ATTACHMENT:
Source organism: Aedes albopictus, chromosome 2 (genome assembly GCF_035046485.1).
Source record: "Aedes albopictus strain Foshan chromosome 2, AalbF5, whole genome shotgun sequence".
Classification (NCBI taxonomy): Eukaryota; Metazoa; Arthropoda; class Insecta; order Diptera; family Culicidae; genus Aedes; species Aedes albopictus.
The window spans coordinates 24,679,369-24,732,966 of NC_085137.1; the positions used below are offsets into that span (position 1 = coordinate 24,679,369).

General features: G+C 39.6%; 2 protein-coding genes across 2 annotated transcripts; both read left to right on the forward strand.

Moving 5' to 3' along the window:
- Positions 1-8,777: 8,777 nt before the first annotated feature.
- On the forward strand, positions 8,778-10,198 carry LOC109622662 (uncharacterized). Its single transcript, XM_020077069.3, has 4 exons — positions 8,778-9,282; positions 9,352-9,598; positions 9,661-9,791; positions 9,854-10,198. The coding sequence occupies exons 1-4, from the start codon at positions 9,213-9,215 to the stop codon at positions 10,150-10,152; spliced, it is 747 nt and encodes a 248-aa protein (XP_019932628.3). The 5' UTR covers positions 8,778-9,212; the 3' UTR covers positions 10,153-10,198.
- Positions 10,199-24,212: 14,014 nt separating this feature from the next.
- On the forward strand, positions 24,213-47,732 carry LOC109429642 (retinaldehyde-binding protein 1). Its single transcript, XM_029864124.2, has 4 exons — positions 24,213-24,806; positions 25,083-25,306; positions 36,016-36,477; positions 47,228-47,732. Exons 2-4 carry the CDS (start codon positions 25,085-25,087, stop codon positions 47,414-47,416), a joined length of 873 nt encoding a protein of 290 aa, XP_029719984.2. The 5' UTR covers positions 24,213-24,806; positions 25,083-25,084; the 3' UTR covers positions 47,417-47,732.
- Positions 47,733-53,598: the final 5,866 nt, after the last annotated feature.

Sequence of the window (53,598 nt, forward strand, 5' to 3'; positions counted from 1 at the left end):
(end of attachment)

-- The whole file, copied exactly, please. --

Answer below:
Source organism: Aedes albopictus, chromosome 2 (genome assembly GCF_035046485.1).
Source record: "Aedes albopictus strain Foshan chromosome 2, AalbF5, whole genome shotgun sequence".
Classification (NCBI taxonomy): Eukaryota; Metazoa; Arthropoda; class Insecta; order Diptera; family Culicidae; genus Aedes; species Aedes albopictus.
The window spans coordinates 24,679,369-24,732,966 of NC_085137.1; the positions used below are offsets into that span (position 1 = coordinate 24,679,369).

General features: G+C 39.6%; 2 protein-coding genes across 2 annotated transcripts; both read left to right on the forward strand.

Moving 5' to 3' along the window:
- Positions 1-8,777: 8,777 nt before the first annotated feature.
- On the forward strand, positions 8,778-10,198 carry LOC109622662 (uncharacterized). Its single transcript, XM_020077069.3, has 4 exons — positions 8,778-9,282; positions 9,352-9,598; positions 9,661-9,791; positions 9,854-10,198. The coding sequence occupies exons 1-4, from the start codon at positions 9,213-9,215 to the stop codon at positions 10,150-10,152; spliced, it is 747 nt and encodes a 248-aa protein (XP_019932628.3). The 5' UTR covers positions 8,778-9,212; the 3' UTR covers positions 10,153-10,198.
- Positions 10,199-24,212: 14,014 nt separating this feature from the next.
- On the forward strand, positions 24,213-47,732 carry LOC109429642 (retinaldehyde-binding protein 1). Its single transcript, XM_029864124.2, has 4 exons — positions 24,213-24,806; positions 25,083-25,306; positions 36,016-36,477; positions 47,228-47,732. Exons 2-4 carry the CDS (start codon positions 25,085-25,087, stop codon positions 47,414-47,416), a joined length of 873 nt encoding a protein of 290 aa, XP_029719984.2. The 5' UTR covers positions 24,213-24,806; positions 25,083-25,084; the 3' UTR covers positions 47,417-47,732.
- Positions 47,733-53,598: the final 5,866 nt, after the last annotated feature.

Sequence of the window (53,598 nt, forward strand, 5' to 3'; positions counted from 1 at the left end):